AIFRS and ADIs Explanatory Statement - Australian Government_ The by lonyoo

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									Chapter #
Thin capitalisation – modification of the
rules in relation to the application of
accounting standards for authorised
deposit-taking institutions

Outline of chapter
         1.1       Schedule TC to this Bill modifies the thin capitalisation rules
         contained within Division 820 of the Income Tax Assessment Act 1997
         (ITAA 1997) in relation to the use of accounting and prudential standards
         for valuing certain assets of authorised deposit-taking institutions (ADIs).

         1.2       This measure aims to adjust for certain impacts from the 2005
         adoption of the Australian equivalents to International Financial
         Reporting Standards (AIFRS) on an ADI’s thin capitalisation position. It
         does this by adjusting the application of accounting and prudential
         standard treatment of specified assets.

         1.3        This chapter outlines the circumstances in which certain assets
         are to be recognised by particular entities for thin capitalisation purposes.
         The relevant assets are:

                   treasury shares;

                   the business asset known as excess market value over net assets
                      – the ‘EMVONA’ asset; and

                   capitalised software costs.

         All references to legislative provisions in this chapter are references to the
         ITAA 1997 unless otherwise stated.


Context of amendments
         The thin capitalisation rules in Division 820 are designed to ensure that
         Australian and foreign-owned multinational entities do not allocate an
         excessive amount of debt to their Australian operations thereby
         inappropriately reducing their Australian profits and tax. It does this by

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              disallowing a proportion of otherwise deductible finance expenses (eg,
              interest) where the debt used to fund the Australian operations exceeds
              certain limits. The allowable level of debt for an ADI is calculated by
              reference to a minimum amount of equity capital.

              The thin capitalisation rules use the accounting standards as the basis for
              the identification and valuation of assets, liabilities and equity capital for
              thin capitalisation purposes. Prior to 2005 the relevant accounting
              standards were Australian Generally Accepted Accounting Principles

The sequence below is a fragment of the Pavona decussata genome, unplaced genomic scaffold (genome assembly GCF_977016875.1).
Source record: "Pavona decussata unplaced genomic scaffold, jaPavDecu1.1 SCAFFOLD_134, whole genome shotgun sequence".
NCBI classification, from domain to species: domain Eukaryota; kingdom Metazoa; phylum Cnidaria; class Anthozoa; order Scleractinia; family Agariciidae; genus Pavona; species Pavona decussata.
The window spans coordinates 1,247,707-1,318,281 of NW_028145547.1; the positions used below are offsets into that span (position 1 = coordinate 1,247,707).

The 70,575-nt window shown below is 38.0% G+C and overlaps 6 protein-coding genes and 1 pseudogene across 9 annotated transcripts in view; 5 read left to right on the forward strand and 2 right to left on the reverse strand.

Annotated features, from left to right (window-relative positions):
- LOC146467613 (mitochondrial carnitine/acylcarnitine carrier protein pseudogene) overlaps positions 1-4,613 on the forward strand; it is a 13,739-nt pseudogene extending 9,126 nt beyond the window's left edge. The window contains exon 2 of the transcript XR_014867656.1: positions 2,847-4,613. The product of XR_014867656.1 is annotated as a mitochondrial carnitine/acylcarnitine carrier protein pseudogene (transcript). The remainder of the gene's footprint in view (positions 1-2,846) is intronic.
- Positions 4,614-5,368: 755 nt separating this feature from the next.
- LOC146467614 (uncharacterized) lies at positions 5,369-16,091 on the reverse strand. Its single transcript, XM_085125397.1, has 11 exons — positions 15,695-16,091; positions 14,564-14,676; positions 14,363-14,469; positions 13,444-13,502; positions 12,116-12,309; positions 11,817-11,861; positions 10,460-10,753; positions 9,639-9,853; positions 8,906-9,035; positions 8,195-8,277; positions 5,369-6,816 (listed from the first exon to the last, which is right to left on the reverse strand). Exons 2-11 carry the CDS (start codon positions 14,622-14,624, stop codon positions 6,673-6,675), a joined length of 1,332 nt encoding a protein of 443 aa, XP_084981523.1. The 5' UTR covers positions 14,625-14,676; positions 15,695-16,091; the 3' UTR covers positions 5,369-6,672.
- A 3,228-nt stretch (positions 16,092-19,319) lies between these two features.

(AGAAP). However, from 1 January 2005 AGAAP were replaced by
              AIFRS. The adoption of AIFRS is regarded as aligning Australia more
              closely with international accounting practice.

              Transitional provisions were introduced to insulate affected entities,
              including ADIs, from potential adverse impacts on their thin capitalisation
              position from the 2005 adoption of the AIFRS. These transitional
              arrangements enabled entities to elect to apply the accounting standards as
              they existed immediately before 1 January 2005 (rather than the AIFRS)
              for a period of up to four income years from the first income year
              commencing on or after 1 January 2005. These arrangements are set out
              in section 820-45 of the Income Tax (Transitional Provisions) Act 1997.

              Under subsection 820-45(4) of the Income Tax (Transitional Provisions)
              Act 1997, if an ADI makes a choice to use accounting standards that
              existed before 1 January 2005 (for an income year), the ADI must also
              choose to use the prudential standards in force under the
              Banking Act 1959 immediately before 1 January 2005 (rather than the
              current prudential standards) for calculating amounts applicable to the
              ADI under Division 820.

              The application of these transitional provisions began expiring from 1
              January 2009.

              The amendments in Schedule TC implement the Budget announcement of
              the former Assistant Treasurer and Minister for Competition Policy and
              Consumer Affairs in Media Release No. 048 of 12 May 2009. In that
              Media Release, the Government announced it would introduce changes to
              the thin capitalisation regime for ADIs.

              The amendments effectively establish the framework to apply on
              expiration of the current transitional arrangements and will apply to